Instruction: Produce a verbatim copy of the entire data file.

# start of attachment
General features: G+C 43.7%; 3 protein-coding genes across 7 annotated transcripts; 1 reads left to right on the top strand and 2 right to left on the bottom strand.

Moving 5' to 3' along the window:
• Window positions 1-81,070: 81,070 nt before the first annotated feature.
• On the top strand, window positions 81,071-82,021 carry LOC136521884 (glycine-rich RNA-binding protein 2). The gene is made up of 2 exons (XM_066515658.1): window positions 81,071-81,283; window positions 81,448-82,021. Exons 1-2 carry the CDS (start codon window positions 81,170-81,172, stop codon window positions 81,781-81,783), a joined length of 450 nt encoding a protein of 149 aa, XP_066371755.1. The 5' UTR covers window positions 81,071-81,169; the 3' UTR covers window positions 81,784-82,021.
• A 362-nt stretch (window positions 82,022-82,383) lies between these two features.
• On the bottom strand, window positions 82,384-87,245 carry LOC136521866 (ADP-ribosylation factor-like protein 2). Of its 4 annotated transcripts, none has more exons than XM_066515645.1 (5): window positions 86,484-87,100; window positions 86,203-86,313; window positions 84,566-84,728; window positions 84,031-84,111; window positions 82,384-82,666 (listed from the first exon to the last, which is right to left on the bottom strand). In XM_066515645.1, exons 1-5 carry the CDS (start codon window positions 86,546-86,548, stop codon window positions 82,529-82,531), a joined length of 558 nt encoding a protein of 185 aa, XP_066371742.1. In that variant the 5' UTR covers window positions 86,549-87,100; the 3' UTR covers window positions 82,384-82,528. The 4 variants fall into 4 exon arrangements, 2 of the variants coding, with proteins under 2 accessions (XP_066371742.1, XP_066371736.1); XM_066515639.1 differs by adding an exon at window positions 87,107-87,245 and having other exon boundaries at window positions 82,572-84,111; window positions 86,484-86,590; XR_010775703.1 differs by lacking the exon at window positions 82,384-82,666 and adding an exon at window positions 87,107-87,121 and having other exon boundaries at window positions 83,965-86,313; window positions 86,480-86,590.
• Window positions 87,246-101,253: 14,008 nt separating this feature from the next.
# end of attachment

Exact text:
General features: G+C 43.7%; 3 protein-coding genes across 7 annotated transcripts; 1 reads left to right on the top strand and 2 right to left on the bottom strand.

Moving 5' to 3' along the window:
• Window positions 1-81,070: 81,070 nt before the first annotated feature.
• On the top strand, window positions 81,071-82,021 carry LOC136521884 (glycine-rich RNA-binding protein 2). The gene is made up of 2 exons (XM_066515658.1): window positions 81,071-81,283; window positions 81,448-82,021. Exons 1-2 carry the CDS (start codon window positions 81,170-81,172, stop codon window positions 81,781-81,783), a joined length of 450 nt encoding a protein of 149 aa, XP_066371755.1. The 5' UTR covers window positions 81,071-81,169; the 3' UTR covers window positions 81,784-82,021.
• A 362-nt stretch (window positions 82,022-82,383) lies between these two features.
• On the bottom strand, window positions 82,384-87,245 carry LOC136521866 (ADP-ribosylation factor-like protein 2). Of its 4 annotated transcripts, none has more exons than XM_066515645.1 (5): window positions 86,484-87,100; window positions 86,203-86,313; window positions 84,566-84,728; window positions 84,031-84,111; window positions 82,384-82,666 (listed from the first exon to the last, which is right to left on the bottom strand). In XM_066515645.1, exons 1-5 carry the CDS (start codon window positions 86,546-86,548, stop codon window positions 82,529-82,531), a joined length of 558 nt encoding a protein of 185 aa, XP_066371742.1. In that variant the 5' UTR covers window positions 86,549-87,100; the 3' UTR covers window positions 82,384-82,528. The 4 variants fall into 4 exon arrangements, 2 of the variants coding, with proteins under 2 accessions (XP_066371742.1, XP_066371736.1); XM_066515639.1 differs by adding an exon at window positions 87,107-87,245 and having other exon boundaries at window positions 82,572-84,111; window positions 86,484-86,590; XR_010775703.1 differs by lacking the exon at window positions 82,384-82,666 and adding an exon at window positions 87,107-87,121 and having other exon boundaries at window positions 83,965-86,313; window positions 86,480-86,590.
• Window positions 87,246-101,253: 14,008 nt separating this feature from the next.